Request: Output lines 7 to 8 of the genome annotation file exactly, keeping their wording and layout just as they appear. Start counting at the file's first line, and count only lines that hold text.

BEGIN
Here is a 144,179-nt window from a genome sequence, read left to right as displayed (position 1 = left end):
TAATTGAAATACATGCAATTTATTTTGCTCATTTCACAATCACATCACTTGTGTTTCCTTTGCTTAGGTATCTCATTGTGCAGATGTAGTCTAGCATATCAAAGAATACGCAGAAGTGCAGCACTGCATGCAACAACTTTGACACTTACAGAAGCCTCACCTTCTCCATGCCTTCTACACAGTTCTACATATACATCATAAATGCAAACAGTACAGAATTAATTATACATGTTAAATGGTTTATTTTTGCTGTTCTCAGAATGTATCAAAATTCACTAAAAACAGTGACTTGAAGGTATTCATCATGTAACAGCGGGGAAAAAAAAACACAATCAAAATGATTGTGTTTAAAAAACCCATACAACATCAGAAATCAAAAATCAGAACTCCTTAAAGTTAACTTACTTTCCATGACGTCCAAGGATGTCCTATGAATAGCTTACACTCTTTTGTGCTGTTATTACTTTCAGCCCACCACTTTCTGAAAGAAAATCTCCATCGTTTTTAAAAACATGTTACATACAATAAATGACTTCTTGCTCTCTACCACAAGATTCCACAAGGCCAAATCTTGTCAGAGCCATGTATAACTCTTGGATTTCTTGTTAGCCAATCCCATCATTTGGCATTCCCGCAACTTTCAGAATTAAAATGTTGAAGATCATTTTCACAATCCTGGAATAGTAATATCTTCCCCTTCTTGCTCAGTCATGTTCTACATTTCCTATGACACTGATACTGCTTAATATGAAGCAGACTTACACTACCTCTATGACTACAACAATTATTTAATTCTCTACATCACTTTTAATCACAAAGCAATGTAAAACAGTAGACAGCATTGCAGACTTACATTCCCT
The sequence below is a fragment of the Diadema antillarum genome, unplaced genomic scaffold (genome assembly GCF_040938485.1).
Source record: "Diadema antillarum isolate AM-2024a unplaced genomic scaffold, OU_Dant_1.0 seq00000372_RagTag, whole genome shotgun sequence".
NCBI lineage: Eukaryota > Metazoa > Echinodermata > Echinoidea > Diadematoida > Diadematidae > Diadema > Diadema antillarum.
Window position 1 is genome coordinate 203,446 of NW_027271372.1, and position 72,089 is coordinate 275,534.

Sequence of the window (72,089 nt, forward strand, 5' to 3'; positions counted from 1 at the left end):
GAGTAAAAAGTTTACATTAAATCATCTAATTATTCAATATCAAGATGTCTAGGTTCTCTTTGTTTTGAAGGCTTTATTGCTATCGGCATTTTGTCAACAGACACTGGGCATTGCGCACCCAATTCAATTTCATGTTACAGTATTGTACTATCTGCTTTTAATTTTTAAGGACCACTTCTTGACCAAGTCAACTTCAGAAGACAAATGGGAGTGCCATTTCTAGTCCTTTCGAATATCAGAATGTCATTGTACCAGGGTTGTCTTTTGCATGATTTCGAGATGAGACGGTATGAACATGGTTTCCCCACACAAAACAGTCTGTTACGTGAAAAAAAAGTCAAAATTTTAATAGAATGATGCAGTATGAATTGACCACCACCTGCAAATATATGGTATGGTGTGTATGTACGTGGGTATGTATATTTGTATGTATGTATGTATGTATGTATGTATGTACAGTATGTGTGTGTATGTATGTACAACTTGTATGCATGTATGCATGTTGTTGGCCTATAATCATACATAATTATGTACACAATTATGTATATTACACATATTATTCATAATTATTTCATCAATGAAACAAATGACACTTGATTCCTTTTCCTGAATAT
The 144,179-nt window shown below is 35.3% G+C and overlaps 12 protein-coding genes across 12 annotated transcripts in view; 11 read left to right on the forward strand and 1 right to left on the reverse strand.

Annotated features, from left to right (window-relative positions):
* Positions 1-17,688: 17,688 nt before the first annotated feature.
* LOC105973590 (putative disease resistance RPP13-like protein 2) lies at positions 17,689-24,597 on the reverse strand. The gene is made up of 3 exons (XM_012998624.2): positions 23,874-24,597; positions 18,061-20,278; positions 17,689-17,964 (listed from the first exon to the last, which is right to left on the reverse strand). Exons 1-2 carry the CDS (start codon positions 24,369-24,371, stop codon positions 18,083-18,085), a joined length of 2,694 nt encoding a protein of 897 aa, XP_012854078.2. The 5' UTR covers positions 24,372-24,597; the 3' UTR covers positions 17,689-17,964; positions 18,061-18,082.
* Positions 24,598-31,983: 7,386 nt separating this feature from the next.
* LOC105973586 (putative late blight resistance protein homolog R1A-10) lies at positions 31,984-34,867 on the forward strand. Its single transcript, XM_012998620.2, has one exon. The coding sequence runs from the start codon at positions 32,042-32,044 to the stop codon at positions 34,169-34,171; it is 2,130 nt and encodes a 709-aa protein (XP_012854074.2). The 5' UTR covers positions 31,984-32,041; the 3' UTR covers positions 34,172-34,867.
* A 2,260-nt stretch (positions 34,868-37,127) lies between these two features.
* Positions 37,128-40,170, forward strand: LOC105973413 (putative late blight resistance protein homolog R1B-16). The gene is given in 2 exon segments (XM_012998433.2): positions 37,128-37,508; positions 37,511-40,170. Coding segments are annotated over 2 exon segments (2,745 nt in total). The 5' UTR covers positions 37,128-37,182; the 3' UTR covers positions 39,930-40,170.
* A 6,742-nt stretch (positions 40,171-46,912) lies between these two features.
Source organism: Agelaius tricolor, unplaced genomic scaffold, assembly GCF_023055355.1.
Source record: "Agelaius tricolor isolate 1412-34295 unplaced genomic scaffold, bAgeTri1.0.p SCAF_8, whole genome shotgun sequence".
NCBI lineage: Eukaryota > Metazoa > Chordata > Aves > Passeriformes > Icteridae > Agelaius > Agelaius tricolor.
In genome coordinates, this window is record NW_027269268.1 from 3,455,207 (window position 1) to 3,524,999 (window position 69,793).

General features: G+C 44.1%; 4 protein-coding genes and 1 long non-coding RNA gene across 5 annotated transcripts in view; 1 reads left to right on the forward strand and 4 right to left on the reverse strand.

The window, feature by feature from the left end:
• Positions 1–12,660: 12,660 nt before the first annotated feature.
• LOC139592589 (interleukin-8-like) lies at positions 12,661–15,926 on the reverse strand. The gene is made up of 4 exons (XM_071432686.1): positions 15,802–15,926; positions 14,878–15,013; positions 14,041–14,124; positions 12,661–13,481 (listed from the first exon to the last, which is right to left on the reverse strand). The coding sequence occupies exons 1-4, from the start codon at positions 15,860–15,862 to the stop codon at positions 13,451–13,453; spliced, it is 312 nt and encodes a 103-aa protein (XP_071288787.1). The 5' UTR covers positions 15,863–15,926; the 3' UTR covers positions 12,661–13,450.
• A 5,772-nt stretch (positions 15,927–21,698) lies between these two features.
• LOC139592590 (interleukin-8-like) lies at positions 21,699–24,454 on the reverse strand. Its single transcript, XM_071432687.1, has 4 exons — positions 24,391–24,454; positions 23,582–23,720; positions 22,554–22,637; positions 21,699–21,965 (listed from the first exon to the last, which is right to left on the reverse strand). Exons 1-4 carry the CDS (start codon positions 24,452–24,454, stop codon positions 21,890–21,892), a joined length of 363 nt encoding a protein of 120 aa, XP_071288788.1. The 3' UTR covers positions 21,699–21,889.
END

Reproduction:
Sequence of the window (72,089 nt, forward strand, 5' to 3'; positions counted from 1 at the left end):
GAGTAAAAAGTTTACATTAAATCATCTAATTATTCAATATCAAGATGTCTAGGTTCTCTTTGTTTTGAAGGCTTTATTGCTATCGGCATTTTGTCAACAGACACTGGGCATTGCGCACCCAATTCAATTTCATGTTACAGTATTGTACTATCTGCTTTTAATTTTTAAGGACCACTTCTTGACCAAGTCAACTTCAGAAGACAAATGGGAGTGCCATTTCTAGTCCTTTCGAATATCAGAATGTCATTGTACCAGGGTTGTCTTTTGCATGATTTCGAGATGAGACGGTATGAACATGGTTTCCCCACACAAAACAGTCTGTTACGTGAAAAAAAAGTCAAAATTTTAATAGAATGATGCAGTATGAATTGACCACCACCTGCAAATATATGGTATGGTGTGTATGTACGTGGGTATGTATATTTGTATGTATGTATGTATGTATGTATGTATGTACAGTATGTGTGTGTATGTATGTACAACTTGTATGCATGTATGCATGTTGTTGGCCTATAATCATACATAATTATGTACACAATTATGTATATTACACATATTATTCATAATTATTTCATCAATGAAACAAATGACACTTGATTCCTTTTCCTGAATAT